Some experts are questioning the common belief that moderate alcohol consumption contributes to good health, The New York Times reports.
Research has shown an association between moderate drinking and lower risk of death, but the skeptics point out that no study has ever proved a causal relationship between the two. They suggest that rather than making people healthy, moderate drinking is something typically done by healthy people.
"The moderate drinkers tend to do everything right -- they exercise, they don't smoke, they eat right and they drink moderately," Kaye Middleton Fillmore, a retired sociologist from the University of California, San Francisco, told the Times. "It's very hard to disentangle all of that, and that's a real problem."
"The bottom line is there has not been a single study done on moderate alcohol consumption and mortality outcomes that is a 'gold standard' kind of study -- the kind of randomized controlled clinical trial that we would be required to have in order to approve a new pharmaceutical agent in this country," Dr. Tim Naimi, an epidemiologist with the U.S. Centers for Disease Control and Prevention, told the Times.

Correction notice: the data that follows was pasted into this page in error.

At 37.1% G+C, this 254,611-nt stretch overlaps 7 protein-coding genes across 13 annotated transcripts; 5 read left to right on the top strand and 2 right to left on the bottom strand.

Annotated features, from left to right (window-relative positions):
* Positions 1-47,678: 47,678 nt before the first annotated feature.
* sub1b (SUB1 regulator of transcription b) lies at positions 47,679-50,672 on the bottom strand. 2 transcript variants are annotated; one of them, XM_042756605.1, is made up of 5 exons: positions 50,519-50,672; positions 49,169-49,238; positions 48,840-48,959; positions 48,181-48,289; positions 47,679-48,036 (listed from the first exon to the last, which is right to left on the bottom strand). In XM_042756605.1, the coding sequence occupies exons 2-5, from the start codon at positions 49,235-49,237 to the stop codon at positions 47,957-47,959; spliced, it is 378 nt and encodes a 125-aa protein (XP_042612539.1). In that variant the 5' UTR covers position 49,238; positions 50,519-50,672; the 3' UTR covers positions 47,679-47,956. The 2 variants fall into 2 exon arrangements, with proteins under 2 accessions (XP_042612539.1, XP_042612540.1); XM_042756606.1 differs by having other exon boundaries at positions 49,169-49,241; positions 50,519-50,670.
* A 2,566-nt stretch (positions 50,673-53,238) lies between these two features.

Critics also expressed concerns about academic centers that accept money from the alcohol beverage industry to pay for studies, train students and publicize their findings.